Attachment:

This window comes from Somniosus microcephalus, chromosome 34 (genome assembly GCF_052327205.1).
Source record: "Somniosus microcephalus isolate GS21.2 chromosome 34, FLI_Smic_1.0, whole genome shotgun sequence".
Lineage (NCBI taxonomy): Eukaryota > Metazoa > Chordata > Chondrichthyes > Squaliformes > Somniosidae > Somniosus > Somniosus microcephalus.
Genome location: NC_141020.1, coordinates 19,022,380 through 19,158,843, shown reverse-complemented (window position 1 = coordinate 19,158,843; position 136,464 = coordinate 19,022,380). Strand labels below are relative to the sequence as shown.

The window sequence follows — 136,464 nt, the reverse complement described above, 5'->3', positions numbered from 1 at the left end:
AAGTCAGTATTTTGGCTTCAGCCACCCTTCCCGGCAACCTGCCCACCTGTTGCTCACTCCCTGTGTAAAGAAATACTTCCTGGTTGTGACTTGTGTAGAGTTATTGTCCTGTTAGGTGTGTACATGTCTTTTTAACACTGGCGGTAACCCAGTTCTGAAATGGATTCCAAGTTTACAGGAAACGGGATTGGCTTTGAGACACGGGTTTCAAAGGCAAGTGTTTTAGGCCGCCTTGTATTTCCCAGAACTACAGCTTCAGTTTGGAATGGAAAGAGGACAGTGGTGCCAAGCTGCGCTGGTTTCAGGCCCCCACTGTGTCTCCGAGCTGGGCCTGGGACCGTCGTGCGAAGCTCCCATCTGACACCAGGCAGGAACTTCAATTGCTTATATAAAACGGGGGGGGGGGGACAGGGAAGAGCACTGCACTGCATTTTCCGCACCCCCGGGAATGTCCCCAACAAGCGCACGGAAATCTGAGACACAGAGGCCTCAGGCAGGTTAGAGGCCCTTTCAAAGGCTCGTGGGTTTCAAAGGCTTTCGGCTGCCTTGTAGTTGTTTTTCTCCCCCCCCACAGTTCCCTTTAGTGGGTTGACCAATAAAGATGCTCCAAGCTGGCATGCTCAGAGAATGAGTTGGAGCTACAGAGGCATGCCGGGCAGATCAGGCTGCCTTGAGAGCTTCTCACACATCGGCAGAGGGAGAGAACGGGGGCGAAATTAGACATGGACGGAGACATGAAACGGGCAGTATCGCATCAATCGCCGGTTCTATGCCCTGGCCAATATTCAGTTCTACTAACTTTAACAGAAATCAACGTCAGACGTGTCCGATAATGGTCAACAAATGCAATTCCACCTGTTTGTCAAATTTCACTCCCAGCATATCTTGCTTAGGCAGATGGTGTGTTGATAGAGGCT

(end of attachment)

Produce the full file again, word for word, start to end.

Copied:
This window comes from Somniosus microcephalus, chromosome 34 (genome assembly GCF_052327205.1).
Source record: "Somniosus microcephalus isolate GS21.2 chromosome 34, FLI_Smic_1.0, whole genome shotgun sequence".
Lineage (NCBI taxonomy): Eukaryota > Metazoa > Chordata > Chondrichthyes > Squaliformes > Somniosidae > Somniosus > Somniosus microcephalus.
Genome location: NC_141020.1, coordinates 19,022,380 through 19,158,843, shown reverse-complemented (window position 1 = coordinate 19,158,843; position 136,464 = coordinate 19,022,380). Strand labels below are relative to the sequence as shown.

The window sequence follows — 136,464 nt, the reverse complement described above, 5'->3', positions numbered from 1 at the left end:
AAGTCAGTATTTTGGCTTCAGCCACCCTTCCCGGCAACCTGCCCACCTGTTGCTCACTCCCTGTGTAAAGAAATACTTCCTGGTTGTGACTTGTGTAGAGTTATTGTCCTGTTAGGTGTGTACATGTCTTTTTAACACTGGCGGTAACCCAGTTCTGAAATGGATTCCAAGTTTACAGGAAACGGGATTGGCTTTGAGACACGGGTTTCAAAGGCAAGTGTTTTAGGCCGCCTTGTATTTCCCAGAACTACAGCTTCAGTTTGGAATGGAAAGAGGACAGTGGTGCCAAGCTGCGCTGGTTTCAGGCCCCCACTGTGTCTCCGAGCTGGGCCTGGGACCGTCGTGCGAAGCTCCCATCTGACACCAGGCAGGAACTTCAATTGCTTATATAAAACGGGGGGGGGGGGACAGGGAAGAGCACTGCACTGCATTTTCCGCACCCCCGGGAATGTCCCCAACAAGCGCACGGAAATCTGAGACACAGAGGCCTCAGGCAGGTTAGAGGCCCTTTCAAAGGCTCGTGGGTTTCAAAGGCTTTCGGCTGCCTTGTAGTTGTTTTTCTCCCCCCCCACAGTTCCCTTTAGTGGGTTGACCAATAAAGATGCTCCAAGCTGGCATGCTCAGAGAATGAGTTGGAGCTACAGAGGCATGCCGGGCAGATCAGGCTGCCTTGAGAGCTTCTCACACATCGGCAGAGGGAGAGAACGGGGGCGAAATTAGACATGGACGGAGACATGAAACGGGCAGTATCGCATCAATCGCCGGTTCTATGCCCTGGCCAATATTCAGTTCTACTAACTTTAACAGAAATCAACGTCAGACGTGTCCGATAATGGTCAACAAATGCAATTCCACCTGTTTGTCAAATTTCACTCCCAGCATATCTTGCTTAGGCAGATGGTGTGTTGATAGAGGCT